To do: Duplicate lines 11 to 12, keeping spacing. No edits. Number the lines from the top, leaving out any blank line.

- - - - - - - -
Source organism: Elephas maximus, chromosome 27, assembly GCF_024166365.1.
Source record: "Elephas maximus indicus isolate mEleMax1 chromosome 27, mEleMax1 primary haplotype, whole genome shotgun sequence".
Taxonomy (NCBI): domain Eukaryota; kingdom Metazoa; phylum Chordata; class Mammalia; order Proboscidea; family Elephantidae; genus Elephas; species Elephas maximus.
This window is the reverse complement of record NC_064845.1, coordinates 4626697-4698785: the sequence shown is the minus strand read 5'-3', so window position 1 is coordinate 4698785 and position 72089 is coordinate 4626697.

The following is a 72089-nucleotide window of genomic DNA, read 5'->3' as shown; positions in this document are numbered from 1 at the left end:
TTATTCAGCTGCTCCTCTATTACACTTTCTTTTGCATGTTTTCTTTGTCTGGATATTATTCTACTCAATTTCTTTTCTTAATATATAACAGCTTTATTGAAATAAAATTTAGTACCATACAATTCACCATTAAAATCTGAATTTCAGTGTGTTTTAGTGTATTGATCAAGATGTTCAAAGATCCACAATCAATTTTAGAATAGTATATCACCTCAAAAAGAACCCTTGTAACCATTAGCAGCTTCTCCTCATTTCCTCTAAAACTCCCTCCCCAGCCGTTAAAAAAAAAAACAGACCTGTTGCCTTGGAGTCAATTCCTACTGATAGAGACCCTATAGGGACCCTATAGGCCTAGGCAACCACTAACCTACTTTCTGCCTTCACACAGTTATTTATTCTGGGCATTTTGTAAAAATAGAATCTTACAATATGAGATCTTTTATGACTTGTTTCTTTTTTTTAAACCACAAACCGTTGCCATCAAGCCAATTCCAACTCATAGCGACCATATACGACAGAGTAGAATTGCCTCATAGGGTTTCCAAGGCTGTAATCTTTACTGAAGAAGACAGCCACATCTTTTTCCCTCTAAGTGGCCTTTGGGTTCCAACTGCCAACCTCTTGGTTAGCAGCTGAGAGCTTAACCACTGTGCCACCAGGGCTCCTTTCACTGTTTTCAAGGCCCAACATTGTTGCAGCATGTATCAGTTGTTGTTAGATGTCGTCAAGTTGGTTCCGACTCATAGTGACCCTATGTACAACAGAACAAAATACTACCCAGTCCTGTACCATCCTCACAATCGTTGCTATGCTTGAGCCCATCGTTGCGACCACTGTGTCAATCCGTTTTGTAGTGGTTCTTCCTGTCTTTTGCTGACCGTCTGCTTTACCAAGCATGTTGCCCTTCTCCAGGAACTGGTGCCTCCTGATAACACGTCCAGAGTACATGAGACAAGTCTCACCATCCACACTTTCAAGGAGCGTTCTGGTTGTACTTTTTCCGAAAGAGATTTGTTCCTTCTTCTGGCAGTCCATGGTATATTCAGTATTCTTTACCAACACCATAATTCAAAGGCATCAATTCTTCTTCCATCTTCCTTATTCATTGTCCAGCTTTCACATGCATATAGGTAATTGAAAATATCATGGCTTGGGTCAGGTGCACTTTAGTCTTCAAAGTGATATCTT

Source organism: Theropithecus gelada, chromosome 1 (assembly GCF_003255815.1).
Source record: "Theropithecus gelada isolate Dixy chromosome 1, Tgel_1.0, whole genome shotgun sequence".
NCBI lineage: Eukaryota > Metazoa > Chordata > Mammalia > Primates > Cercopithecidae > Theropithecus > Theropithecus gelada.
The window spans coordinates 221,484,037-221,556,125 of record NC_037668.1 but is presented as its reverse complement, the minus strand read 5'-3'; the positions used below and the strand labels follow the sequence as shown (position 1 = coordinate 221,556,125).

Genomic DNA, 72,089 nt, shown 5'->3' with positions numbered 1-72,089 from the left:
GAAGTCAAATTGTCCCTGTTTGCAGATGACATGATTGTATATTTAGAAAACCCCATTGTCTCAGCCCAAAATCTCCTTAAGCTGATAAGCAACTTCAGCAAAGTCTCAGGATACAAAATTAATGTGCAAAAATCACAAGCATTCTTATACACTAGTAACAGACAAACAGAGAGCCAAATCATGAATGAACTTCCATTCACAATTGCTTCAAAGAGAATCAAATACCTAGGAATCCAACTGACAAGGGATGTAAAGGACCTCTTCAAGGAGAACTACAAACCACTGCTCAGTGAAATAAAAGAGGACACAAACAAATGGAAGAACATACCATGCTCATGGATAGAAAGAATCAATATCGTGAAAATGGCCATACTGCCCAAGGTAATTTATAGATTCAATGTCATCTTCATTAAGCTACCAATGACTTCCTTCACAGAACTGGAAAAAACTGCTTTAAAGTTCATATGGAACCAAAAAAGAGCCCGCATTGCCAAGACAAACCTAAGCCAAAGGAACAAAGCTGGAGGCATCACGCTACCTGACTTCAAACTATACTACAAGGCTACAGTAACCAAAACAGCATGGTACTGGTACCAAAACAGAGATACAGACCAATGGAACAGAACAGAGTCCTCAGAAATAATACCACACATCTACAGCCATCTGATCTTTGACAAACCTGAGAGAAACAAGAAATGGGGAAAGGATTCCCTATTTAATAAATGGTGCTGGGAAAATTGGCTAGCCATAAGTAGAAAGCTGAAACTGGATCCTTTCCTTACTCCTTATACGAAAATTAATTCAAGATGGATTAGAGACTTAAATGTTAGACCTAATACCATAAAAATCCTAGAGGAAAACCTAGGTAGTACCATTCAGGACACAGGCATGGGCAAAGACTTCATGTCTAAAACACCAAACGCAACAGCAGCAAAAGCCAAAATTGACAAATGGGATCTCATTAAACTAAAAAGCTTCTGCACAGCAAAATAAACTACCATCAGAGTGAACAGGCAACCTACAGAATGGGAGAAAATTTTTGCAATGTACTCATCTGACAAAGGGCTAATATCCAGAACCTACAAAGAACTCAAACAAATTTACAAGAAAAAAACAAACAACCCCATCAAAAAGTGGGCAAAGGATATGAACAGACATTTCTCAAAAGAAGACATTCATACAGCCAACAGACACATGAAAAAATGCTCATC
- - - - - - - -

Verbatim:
Genomic DNA, 72,089 nt, shown 5'->3' with positions numbered 1-72,089 from the left:
GAAGTCAAATTGTCCCTGTTTGCAGATGACATGATTGTATATTTAGAAAACCCCATTGTCTCAGCCCAAAATCTCCTTAAGCTGATAAGCAACTTCAGCAAAGTCTCAGGATACAAAATTAATGTGCAAAAATCACAAGCATTCTTATACACTAGTAACAGACAAACAGAGAGCCAAATCATGAATGAACTTCCATTCACAATTGCTTCAAAGAGAATCAAATACCTAGGAATCCAACTGACAAGGGATGTAAAGGACCTCTTCAAGGAGAACTACAAACCACTGCTCAGTGAAATAAAAGAGGACACAAACAAATGGAAGAACATACCATGCTCATGGATAGAAAGAATCAATATCGTGAAAATGGCCATACTGCCCAAGGTAATTTATAGATTCAATGTCATCTTCATTAAGCTACCAATGACTTCCTTCACAGAACTGGAAAAAACTGCTTTAAAGTTCATATGGAACCAAAAAAGAGCCCGCATTGCCAAGACAAACCTAAGCCAAAGGAACAAAGCTGGAGGCATCACGCTACCTGACTTCAAACTATACTACAAGGCTACAGTAACCAAAACAGCATGGTACTGGTACCAAAACAGAGATACAGACCAATGGAACAGAACAGAGTCCTCAGAAATAATACCACACATCTACAGCCATCTGATCTTTGACAAACCTGAGAGAAACAAGAAATGGGGAAAGGATTCCCTATTTAATAAATGGTGCTGGGAAAATTGGCTAGCCATAAGTAGAAAGCTGAAACTGGATCCTTTCCTTACTCCTTATACGAAAATTAATTCAAGATGGATTAGAGACTTAAATGTTAGACCTAATACCATAAAAATCCTAGAGGAAAACCTAGGTAGTACCATTCAGGACACAGGCATGGGCAAAGACTTCATGTCTAAAACACCAAACGCAACAGCAGCAAAAGCCAAAATTGACAAATGGGATCTCATTAAACTAAAAAGCTTCTGCACAGCAAAATAAACTACCATCAGAGTGAACAGGCAACCTACAGAATGGGAGAAAATTTTTGCAATGTACTCATCTGACAAAGGGCTAATATCCAGAACCTACAAAGAACTCAAACAAATTTACAAGAAAAAAACAAACAACCCCATCAAAAAGTGGGCAAAGGATATGAACAGACATTTCTCAAAAGAAGACATTCATACAGCCAACAGACACATGAAAAAATGCTCATC